Home Giants of Employment Law McKinley v. BC Tel: The landmark ruling that redefined ‘reasonable grounds’ for dismissal in Canada

McKinley v. BC Tel: The landmark ruling that redefined ‘reasonable grounds’ for dismissal in Canada

by HR Law Canada

In Canadian employment law, the relationship between an employer and an employee is sacrosanct, governed by both contractual obligations and case law. One landmark case that significantly impacted the landscape of employment law in Canada is McKinley v. BC Tel [2001] 2 S.C.R. 161. The ruling offered much-needed clarity on what constitutes “reasonable grounds” for dismissal, fundamentally changing the framework under which dismissals for cause are evaluated.

The Background of the Case

In McKinley v. BC Tel, the plaintiff, Mr. McKinley, had been employed by BC Tel, now known as Telus, for 17 years. During this time, his employment record had been spotless. However, he found himself embroiled in an internal investigation for falsifying medical records to justify his absence from work. Upon discovery, BC Tel terminated his employment on the grounds of “just cause,” alleging that McKinley’s actions irreparably damaged the trust inherent in the employment relationship.

The Supreme Court’s Ruling

The case eventually made its way to the Supreme Court of Canada, which took a holistic approach to determining what constitutes “reasonable grounds” for dismissal. In a precedent-setting decision, the Court ruled that the key issue was not whether the employee had been dishonest but whether that dishonesty gave rise to a breakdown in the employment relationship that was irreparable.

The Supreme Court asserted that “cause for dismissal cannot be examined in a piecemeal fashion, isolated from context.” Instead, employers must consider a range of factors, such as the employee’s role, responsibilities, years of service, and previous disciplinary record. Thus, an isolated incident should not automatically lead to a dismissal for cause without a contextual assessment.

Impact on Employment Law

A Contextual Approach

The McKinley case established the need for a nuanced, contextual analysis to determine if there are reasonable grounds for dismissal. Employers now need to consider the entire relationship, including the severity of the misconduct, the nature of the employment, and the history of the employee.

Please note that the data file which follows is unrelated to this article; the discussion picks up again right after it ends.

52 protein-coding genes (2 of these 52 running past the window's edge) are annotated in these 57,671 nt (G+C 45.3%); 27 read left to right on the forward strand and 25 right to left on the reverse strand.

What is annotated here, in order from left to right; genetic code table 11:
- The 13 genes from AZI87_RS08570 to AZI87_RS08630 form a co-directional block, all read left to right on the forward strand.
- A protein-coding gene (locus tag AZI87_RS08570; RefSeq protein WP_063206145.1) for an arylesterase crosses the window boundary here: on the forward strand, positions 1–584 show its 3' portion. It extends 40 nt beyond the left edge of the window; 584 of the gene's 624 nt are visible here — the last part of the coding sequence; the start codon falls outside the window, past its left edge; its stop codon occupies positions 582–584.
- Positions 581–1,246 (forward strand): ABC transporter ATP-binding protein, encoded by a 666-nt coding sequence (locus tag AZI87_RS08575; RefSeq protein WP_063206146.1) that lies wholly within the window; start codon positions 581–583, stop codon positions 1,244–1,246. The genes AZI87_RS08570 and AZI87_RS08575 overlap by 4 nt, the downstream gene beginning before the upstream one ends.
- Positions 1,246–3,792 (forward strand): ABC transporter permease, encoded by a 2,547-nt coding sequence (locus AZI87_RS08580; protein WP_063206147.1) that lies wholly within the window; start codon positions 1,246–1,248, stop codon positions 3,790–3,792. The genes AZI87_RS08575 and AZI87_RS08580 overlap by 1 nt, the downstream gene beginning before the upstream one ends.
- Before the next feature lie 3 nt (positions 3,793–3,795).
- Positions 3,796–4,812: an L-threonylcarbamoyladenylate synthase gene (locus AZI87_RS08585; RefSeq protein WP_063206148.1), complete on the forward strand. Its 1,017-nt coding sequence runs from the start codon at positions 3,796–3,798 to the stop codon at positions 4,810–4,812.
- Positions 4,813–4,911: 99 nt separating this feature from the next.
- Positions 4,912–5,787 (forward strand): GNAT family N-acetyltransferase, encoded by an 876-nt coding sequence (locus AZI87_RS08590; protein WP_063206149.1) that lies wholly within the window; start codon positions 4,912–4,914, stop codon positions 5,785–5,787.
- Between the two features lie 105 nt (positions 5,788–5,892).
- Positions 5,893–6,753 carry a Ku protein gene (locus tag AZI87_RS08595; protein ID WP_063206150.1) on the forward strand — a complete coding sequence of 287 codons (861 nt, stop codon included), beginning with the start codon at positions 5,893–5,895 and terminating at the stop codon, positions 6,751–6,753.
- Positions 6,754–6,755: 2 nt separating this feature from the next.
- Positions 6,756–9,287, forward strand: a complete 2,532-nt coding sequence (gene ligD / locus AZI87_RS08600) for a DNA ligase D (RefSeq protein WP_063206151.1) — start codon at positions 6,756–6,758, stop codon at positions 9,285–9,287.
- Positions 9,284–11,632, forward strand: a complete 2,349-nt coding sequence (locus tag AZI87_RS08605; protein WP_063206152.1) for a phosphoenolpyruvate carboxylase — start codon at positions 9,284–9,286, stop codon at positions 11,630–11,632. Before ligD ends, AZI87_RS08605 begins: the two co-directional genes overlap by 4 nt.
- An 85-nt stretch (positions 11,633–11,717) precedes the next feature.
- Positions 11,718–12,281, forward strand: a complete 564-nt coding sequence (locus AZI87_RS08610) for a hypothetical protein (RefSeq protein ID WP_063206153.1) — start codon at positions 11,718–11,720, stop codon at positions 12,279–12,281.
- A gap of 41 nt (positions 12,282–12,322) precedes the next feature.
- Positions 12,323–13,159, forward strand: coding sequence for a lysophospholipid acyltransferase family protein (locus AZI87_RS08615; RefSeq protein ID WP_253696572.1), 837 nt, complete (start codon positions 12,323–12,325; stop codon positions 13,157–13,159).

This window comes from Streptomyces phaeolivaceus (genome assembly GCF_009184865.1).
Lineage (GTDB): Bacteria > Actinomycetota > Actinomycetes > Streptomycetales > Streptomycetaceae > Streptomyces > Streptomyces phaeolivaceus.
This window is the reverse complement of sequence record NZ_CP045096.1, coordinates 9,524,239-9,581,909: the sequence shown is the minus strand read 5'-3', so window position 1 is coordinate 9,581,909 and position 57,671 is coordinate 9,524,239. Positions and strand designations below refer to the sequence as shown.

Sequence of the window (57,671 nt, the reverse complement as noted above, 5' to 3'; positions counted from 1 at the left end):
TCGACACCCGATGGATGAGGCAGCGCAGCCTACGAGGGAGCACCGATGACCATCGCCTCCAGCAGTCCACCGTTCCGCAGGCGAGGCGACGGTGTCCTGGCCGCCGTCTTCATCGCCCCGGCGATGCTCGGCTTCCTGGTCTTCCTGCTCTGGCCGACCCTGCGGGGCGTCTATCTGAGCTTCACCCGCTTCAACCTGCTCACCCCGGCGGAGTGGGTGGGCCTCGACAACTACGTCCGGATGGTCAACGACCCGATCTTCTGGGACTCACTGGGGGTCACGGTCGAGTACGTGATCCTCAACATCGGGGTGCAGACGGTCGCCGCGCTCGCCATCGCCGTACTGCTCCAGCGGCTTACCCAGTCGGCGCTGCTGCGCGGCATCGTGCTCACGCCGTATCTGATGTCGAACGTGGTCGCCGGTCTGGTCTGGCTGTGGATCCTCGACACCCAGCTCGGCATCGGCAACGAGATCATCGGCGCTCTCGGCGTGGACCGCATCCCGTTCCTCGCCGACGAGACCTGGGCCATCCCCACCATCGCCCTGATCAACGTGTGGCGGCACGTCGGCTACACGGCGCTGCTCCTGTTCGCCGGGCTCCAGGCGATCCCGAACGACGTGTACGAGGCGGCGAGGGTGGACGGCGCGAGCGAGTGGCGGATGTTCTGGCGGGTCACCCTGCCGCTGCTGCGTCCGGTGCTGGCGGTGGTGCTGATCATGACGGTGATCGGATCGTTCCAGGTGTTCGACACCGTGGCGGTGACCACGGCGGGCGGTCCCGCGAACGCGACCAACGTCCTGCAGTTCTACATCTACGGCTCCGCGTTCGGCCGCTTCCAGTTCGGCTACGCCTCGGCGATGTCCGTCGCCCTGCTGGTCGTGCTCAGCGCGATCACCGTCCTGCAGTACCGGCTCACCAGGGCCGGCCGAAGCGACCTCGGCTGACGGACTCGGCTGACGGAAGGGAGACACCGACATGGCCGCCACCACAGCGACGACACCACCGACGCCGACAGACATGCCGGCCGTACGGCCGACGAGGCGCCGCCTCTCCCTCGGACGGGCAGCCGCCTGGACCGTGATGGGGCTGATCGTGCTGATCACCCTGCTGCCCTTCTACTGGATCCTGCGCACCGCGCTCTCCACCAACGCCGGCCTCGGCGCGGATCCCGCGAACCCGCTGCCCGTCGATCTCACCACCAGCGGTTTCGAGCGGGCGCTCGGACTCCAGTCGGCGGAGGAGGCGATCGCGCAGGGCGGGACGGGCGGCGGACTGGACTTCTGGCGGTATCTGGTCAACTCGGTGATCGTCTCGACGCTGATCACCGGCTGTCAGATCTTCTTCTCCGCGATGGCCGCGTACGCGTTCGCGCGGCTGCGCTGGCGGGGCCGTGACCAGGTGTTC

Fair Treatment of Employees

The decision ensures a fairer treatment of employees who may have made a one-time mistake but have an otherwise unblemished record. This fosters a more equitable work environment, where the punishment is proportionate to the misconduct.

Legal Precedent for Subsequent Cases

McKinley v. BC Tel serves as a guiding case for employment law disputes concerning dismissal for cause. Courts frequently cite this ruling when considering whether an employer had reasonable grounds for termination.

Employer’s Onus

The ruling places a substantial onus on employers to comprehensively review the circumstances surrounding alleged misconduct before making a dismissal. Employers who do not adhere to this are more vulnerable to wrongful dismissal lawsuits.

Balanced Power Dynamics

The case balances the power dynamics between employers and employees. Before McKinley, employees were at a disadvantage when contesting dismissals based on isolated incidents of misconduct. The Supreme Court’s decision equalizes this imbalance, giving employees a fairer chance to explain and contextualize their actions.


The McKinley v. BC Tel decision by the Supreme Court of Canada has had a far-reaching impact on employment law, particularly in how “reasonable grounds” for dismissal are evaluated. The case mandates a nuanced, contextual approach, encouraging a fairer and more balanced employment landscape in Canada. Both employers and employees must be aware of the implications of this ruling, as it informs the very foundation upon which the trust in an employment relationship is built.

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